Alan Carter on the Complexity of Value

byGhatanathoah7y10th May 201241 comments

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It’s always good news when someone else develops an idea independently from you.  It's a sign you might be onto something.  Which is why I was excited to discover that Alan Carter, Professor Emeritus of the University of Glasgow’s Department of Philosophy, has developed the concept of Complexity of Value independent of Less Wrong. 

As far as I can tell Less Wrong does not know of Carter, the only references to his existence I could find on LW and OB were written by me.  Whether Carter knows of LW or OB is harder to tell, but the only possible link I could find online was that he has criticized the views of Michael Huemer, who knows Bryan Caplan, who knows Robin Hanson. This makes it all the more interesting that Carter has developed views on value and morality very similar to ones commonly espoused on Less Wrong.

The Complexity of Value is one of the more important concepts in Less Wrong.  It has been elaborated on its wiki page, as well as some classic posts by Eliezer.  Carter has developed the same concept in numerous papers, although he usually refers to it as “a plurality of values” or “multidimensional axiology of value.”  I will focus the discussion on working papers Carter has on the University of Glasgow’s website, as they can be linked to directly without having to deal with a pay wall.  In particular I will focus on his paper "A Plurality of Values."

Carter begins the paper by arguing:

Wouldn’t it be nice if we were to discover that the physical universe was reducible to only one kind of fundamental entity? ... Wouldn’t it be nice, too, if we were to discover that the moral universe was reducible to only one kind of valuable entity—or one core value, for short? And wouldn’t it be nice if we discovered that all moral injunctions could be derived from one simple principle concerning the one core value, with the simplest and most natural thought being that we should maximize it? There would be an elegance, simplicity and tremendous justificatory power displayed by the normative theory that incorporated the one simple principle. The answers to all moral questions would, in theory at least, be both determinate and determinable. It is hardly surprising, therefore, that many moral philosophers should prefer to identify, and have thus sought, the one simple principle that would, hopefully, ground morality.

And it is hardly surprising that many moral philosophers, in seeking the one simple principle, should have presumed, explicitly or tacitly, that morality must ultimately be grounded upon the maximization of a solitary core value, such as quantity of happiness or equality, say. Now, the assumption—what I shall call the presumption of value-monism—that here is to be identified a single core axiological value that will ultimately ground all of our correct moral decisions has played a critical role in the development of ethical theory, for it clearly affects our responses to certain thought-experiments, and, in particular, our responses concerning how our normative theories should be revised or concerning which ones ought to be rejected.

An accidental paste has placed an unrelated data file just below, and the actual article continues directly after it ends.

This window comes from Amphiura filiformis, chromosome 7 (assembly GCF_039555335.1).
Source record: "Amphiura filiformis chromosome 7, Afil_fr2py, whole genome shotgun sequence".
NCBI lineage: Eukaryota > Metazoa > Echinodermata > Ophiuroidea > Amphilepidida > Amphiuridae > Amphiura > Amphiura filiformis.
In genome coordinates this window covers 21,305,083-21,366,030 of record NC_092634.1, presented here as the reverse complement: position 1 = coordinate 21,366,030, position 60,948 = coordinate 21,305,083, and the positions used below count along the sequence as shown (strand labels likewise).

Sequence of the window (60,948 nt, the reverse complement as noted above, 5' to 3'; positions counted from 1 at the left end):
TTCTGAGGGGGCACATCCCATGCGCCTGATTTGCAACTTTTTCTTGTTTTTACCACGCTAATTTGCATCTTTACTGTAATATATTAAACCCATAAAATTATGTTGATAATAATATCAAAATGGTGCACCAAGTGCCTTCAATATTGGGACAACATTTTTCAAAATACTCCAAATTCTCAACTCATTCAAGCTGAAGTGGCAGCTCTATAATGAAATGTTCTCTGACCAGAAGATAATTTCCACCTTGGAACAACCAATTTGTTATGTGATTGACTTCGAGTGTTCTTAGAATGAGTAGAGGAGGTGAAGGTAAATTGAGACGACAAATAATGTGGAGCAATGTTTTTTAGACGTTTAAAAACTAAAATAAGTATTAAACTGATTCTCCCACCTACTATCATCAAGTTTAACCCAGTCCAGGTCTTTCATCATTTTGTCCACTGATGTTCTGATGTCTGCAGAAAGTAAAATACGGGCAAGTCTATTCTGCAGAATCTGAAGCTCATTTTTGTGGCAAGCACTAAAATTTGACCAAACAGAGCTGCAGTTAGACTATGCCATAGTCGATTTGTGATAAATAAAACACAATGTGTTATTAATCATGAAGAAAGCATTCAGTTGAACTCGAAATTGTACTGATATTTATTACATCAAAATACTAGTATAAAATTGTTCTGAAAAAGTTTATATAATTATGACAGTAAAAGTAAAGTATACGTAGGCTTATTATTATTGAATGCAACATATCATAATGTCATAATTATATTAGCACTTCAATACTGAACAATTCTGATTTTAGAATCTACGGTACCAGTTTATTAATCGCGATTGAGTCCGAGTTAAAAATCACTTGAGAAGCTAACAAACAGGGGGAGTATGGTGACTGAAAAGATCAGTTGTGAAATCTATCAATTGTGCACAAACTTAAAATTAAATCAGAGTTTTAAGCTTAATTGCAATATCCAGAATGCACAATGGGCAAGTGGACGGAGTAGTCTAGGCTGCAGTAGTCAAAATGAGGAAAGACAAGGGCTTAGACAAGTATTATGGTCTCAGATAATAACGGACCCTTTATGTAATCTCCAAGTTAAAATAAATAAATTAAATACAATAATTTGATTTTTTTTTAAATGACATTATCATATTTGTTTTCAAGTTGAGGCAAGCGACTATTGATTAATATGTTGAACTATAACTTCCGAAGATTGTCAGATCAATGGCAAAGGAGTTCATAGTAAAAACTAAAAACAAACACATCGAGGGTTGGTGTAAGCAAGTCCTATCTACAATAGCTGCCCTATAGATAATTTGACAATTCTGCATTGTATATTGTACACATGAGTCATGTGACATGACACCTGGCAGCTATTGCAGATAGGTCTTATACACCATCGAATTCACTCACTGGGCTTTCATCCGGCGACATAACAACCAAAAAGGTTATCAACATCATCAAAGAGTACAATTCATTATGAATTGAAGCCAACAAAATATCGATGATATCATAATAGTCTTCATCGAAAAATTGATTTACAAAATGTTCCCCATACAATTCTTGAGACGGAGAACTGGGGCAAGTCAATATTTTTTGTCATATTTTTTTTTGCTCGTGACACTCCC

Most members of this community will immediately recognize the similarities between these paragraphs and Eliezer’s essay “Fake Utility Functions.”  The presumption of value monism sounds quite similar to Eliezer’s description of “someone who has discovered the One Great Moral Principle, of which all other values are a mere derivative consequence.”  Carter's opinion of such people is quite similar to Eliezer's. 

While Eliezer discovered the existence of the Complexity of Value by working on Friendly AI, Carter discovered it by studying some of the thornier problems in ethics, such as the Mere Addition Paradox and what Carter calls the Problem of the Ecstatic Psychopath.  Many Less Wrong readers will be familiar with these problems; they have been discussed numerous times in the community.

For those who aren’t, in brief the Mere Addition Paradox states that if one sets maximizing total wellbeing as the standard of value then one is led to what is commonly called the Repugnant Conclusion, the belief that a huge population of people with lives barely worth living is better than a somewhat smaller population of people with extremely worthwhile lives.  The Problem of the Ecstatic Psychopath is the inverse of this, it states that, if one takes average levels of well-being as the standard of value, that a population of one immortal ecstatic psychopath with a nonsentient machine to care for all their needs is better than a population of trillions of very happy and satisfied, but not ecstatic people.